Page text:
Album Review: Order of Nosferat – The Absence of Grace


It’s a frosty one this morning. As I wake from my slumber and shuffle over to the boiling cauldron, dodging and weaving between the recently formed large icicles that hang from my cave ceiling like stalactites. These appear to be a new addition due to the deluge of rain the U.K. has experienced over the past



As I make my coffee and roll myself a cigarette, I shuffle to the mouth of my cave, sitting here I watch the light mist travel and float around. My feathery companion joins me, he relaxes in a deepened bundle of my robes as I smoke the last of my cigarette and drink my coffee. No sooner do we both relax my interweb goes off, it is a message from my good brother and evil cohort of the webzine I write for. As l read the message it would appear I am going to be reviewing the new Order of Nosferat album, “The Absence Of Grace”.  

As I look at my feathery friend I feel like he’s looking back at me as if to say do I have to? I send him on his way and start to light the wall sconces and the many candles that lay about my dwelling in order to generate some heat to rid my cave of these titan icicles. Hours pass and my feathery companion returns and drops in my hand a sketchy tape marked promo. I shuffle over to my writing slope and roll out the parchment.

As I slide the cassette into my Walkman that gets more gaffer tape on it by the day, it’s a wonder how it even still works. I have listened to Order of Nosferat on more than one occasion and have enjoyed their previous releases, with an arsenal of full-lengths under their belt very few demos and only one E.P. This band go straight for the jugular if you pardon the pun. So to have this opportunity to review their latest offering is a privilege. As I roll myself another cigarette, ink up my quill, and ready myself. I press play and get ready to sink what little teeth I have into this Vampyric-inspired dungeon synth B.M. Act.

Track one “Behold the Rising Horrors” is a musical intro, with mainly synth and bass drum or floor tom. It’s a soothing and relatively light piece definitely worthy of a film score, it actually sounds befitting to either resemble a sunset scene in a movie or even a sunrise. It is short however, it certainly sets the scene for the remaining tracks to come. I do feel this intro could’ve been a little longer as to really seep in and set the tone.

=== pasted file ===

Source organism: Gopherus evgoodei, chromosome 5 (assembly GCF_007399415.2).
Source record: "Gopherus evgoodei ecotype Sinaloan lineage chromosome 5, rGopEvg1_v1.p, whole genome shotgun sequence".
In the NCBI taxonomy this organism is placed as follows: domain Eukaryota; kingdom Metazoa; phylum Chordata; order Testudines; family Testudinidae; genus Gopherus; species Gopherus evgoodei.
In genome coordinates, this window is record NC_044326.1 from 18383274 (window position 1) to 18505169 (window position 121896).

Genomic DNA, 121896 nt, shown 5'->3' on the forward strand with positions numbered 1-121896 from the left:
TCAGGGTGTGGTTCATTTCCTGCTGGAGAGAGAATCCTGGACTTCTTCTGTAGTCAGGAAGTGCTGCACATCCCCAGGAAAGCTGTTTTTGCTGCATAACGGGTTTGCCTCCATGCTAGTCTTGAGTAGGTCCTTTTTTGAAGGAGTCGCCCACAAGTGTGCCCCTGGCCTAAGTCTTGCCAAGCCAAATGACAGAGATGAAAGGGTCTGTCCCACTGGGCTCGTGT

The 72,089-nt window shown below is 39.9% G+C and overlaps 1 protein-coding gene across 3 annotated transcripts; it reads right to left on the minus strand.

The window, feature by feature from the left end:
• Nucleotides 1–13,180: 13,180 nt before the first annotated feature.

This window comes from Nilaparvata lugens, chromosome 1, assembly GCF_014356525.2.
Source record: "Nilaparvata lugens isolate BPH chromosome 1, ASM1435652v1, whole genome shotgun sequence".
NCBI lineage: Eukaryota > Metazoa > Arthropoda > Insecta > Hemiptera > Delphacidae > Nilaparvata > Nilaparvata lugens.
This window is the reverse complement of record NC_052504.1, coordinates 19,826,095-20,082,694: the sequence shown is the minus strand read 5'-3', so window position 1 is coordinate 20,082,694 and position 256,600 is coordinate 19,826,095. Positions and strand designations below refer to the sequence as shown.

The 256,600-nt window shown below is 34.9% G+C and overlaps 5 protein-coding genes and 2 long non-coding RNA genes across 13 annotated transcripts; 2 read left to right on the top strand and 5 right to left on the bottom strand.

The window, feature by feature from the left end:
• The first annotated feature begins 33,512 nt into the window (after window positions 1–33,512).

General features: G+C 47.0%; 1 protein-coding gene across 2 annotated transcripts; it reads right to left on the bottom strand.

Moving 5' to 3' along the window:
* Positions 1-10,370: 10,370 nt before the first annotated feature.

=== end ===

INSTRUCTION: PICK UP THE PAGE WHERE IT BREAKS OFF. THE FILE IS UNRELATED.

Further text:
Track two “Floating with the Ravaged Ones” has track one’s synth bleed into the opening not before the guitars come grinding through. The synth again becomes more apparent in the first verse and makes a repeat appearance in the following verses. The vocals are rasping and from the throat. This is a slow affair with a simple rhythm. The guitars are extremely prominent along with the vocals. The drums are well situated within the mix however I do feel it hides the bass a little too much. I feel O.O.N. have changed things up since previous releases. At present the vocals are the most bitter and tortured feeling on this track at present. It is an extremely light-sounding track. However, at the midpoint, the track seems to shine with a slow yet melancholic sound as all the instruments reach a slightly dramatic scale. In the later verses, we start to get the tremolo guitar work that we are used to hearing. As the track comes to an end the track really lifts, the guitars come to a grinding finish and the deep resonating chords of the synth fade out perfectly. I feel that these deep chords would have been better suited throughout the whole track rather than the lighter ones they used. I feel this would’ve given the track a much more brooding atmosphere.